De Leeuw, Rudolph M. Both Sides of Broadway, from Bowling Green to Central Park, New York City. New York City (The De Leeuw Riehl Pub. Co.) 1910. 
In 1910, author-publisher-photographer Rudolph M. De Leeuw realized his entrepreneurial ambition of publishing a building-by-building sequential photographic survey of the most famous street in America. Both Sides of Broadway presented viewers near and far with a novel opportunity to stroll along the great New York City thoroughfare without so much as leaving their armchairs.
De Leeuw’s project married a time-honored concept to burgeoning commercial technologies. City guides with etched views of monuments and landmarks along the path a tourist might travel have been common since the end of the 16th century, when well-heeled young men began to embark on grand tours of the European capitols. But with cheap print and portable photographic imaging technology, De Leeuw was spared the expense of having to pay a Piranesi or Barbault to illustrate his tome. He simply walked his camera and tripod “from Bowling Green to Central Park,” per the work’s subtitle, pausing to record scenes of Broadway’s most prominent (and lesser known) addresses, much as the Google Maps Street View car might drive it today. He was not shy of boasting about the brilliance of the idea and expected to turn a hefty profit by selling advertisements to the businesses along his path.
The resulting collection of images is a testament to the ageless hustle of Manhattan’s main street and an extraordinary record of early 20th-century New York architecture, street signage and commercial zoning. Who knew, for example, that Broadway between Times Square and Central Park used to house the city’s largest concentration of automotive parts suppliers and car dealerships? A selection of plates appears below, in sequence, beginning with the old Produce Exchange at 2 Broadway and terminating at Columbus Circle. For the sake of comparison, I’ve included links to Street View images of the same locations as they look today, a little more than 100 years later. And in many ways, De Leeuw’s ad-laden view book does bear an eerie similarity to Google’s Street Views business model, with its AdSense promotional opportunities for companies in the user’s search area.
(Street view links beneath captions, please be patient– load times vary considerably.)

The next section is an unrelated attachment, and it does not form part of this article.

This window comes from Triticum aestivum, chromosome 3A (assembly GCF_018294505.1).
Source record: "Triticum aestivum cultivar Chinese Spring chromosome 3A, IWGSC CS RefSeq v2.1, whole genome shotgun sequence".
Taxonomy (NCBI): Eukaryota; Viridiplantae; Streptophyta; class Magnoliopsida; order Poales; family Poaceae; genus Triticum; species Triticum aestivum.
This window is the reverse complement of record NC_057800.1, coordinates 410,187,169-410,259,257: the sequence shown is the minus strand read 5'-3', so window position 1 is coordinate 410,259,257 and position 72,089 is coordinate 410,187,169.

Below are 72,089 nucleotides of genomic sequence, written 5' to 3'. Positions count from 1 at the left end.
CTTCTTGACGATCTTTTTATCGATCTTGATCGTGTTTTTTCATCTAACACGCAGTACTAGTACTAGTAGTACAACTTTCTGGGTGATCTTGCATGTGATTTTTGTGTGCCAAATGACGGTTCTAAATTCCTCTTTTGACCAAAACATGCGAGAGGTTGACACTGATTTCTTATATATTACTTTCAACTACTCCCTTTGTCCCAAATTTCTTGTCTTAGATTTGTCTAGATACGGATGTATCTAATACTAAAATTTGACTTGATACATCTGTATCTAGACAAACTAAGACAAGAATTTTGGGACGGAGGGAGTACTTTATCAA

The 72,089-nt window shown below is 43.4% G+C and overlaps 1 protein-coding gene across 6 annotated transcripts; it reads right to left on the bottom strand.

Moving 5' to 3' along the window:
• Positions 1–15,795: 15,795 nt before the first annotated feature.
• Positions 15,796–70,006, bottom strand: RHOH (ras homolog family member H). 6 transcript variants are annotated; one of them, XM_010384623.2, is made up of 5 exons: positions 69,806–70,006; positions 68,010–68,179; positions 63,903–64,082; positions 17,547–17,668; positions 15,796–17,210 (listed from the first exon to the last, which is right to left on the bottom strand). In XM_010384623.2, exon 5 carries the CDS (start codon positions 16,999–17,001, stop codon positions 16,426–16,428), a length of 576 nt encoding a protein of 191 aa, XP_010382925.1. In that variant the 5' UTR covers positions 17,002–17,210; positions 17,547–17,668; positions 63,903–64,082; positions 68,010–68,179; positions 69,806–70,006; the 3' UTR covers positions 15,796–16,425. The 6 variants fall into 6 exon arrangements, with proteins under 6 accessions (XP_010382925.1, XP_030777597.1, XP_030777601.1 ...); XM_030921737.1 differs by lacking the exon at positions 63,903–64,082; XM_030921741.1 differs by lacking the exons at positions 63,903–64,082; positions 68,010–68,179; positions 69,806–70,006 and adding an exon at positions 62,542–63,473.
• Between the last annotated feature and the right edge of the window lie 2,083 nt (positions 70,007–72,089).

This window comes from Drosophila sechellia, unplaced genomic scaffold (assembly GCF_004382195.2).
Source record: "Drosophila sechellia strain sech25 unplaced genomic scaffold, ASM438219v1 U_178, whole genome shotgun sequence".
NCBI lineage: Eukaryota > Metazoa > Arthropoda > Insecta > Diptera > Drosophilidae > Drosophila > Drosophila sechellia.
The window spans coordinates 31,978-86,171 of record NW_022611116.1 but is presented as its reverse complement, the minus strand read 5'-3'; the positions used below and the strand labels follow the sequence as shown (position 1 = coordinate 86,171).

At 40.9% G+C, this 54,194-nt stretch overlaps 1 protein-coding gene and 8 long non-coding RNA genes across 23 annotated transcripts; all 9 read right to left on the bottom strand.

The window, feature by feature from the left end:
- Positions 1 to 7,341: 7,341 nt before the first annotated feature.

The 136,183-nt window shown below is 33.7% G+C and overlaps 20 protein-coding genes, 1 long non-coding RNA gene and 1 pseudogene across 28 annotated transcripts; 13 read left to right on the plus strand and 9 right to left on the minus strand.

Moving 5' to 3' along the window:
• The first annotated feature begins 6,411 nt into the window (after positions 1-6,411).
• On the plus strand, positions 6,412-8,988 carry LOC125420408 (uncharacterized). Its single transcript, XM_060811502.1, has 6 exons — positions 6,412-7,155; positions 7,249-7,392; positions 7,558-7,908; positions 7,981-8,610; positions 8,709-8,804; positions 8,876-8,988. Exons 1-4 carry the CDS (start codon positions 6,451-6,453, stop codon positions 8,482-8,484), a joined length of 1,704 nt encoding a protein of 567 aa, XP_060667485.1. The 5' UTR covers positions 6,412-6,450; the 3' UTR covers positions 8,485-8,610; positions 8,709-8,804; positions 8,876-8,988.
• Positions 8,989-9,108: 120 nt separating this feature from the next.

Before the internet, good signage was still the retail businessman’s most important marketing endeavor.
One wonders if The Breslin Hotel once housed a restaurant called The Ace?
De Leeuw’s dreams of striking it rich depended less on massive retail sales (which he clearly expected, boldly claiming to have published 30,000 copies) than it did on the ad revenues he expected to reap. In his mind, if not in reality, Both Sides of Broadway was meant to function as the first in a series of visual guides to the other great commercial thoroughfares of New York and cities across the nation, each one a goldmine of promotional opportunities. Only one thing was needed to make the scheme work: The Co-operation of the Public.
Sadly for De Leeuw and today’s architectural historians, John Q. Public wasn’t having it. Given the volume’s relative scarcity in the marketplace and the fact that WorldCat shows institutional holdings in fewer that 20 libraries, his reported print number seems optimistic rather than factual. Whatever the case, Both Sides of Broadway is the apparently only volume in the series to have been realized.
Certainly, however, De Leeuw’s publishing enterprise isn’t the only big-shot venture to have been crushed by the city’s craven indifference to the aspirations of Broadway dreamers. You could even write a song about. In the meantime, his book remains a much cited resource for the city’s Landmarks Preservation Commission. For more information about Both Sides of Broadway, please contact us.
FAB Item I.D. # 46491